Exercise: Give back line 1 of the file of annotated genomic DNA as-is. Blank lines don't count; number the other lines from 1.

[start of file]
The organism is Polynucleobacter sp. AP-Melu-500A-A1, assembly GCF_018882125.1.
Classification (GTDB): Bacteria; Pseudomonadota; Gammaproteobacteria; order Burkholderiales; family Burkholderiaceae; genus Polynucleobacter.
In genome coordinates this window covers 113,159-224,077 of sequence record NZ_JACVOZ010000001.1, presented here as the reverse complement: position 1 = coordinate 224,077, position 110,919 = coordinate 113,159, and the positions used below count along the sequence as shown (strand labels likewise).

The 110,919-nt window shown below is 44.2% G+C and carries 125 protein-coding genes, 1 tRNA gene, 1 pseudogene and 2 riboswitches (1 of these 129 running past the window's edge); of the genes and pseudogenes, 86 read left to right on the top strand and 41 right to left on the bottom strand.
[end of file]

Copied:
The organism is Polynucleobacter sp. AP-Melu-500A-A1, assembly GCF_018882125.1.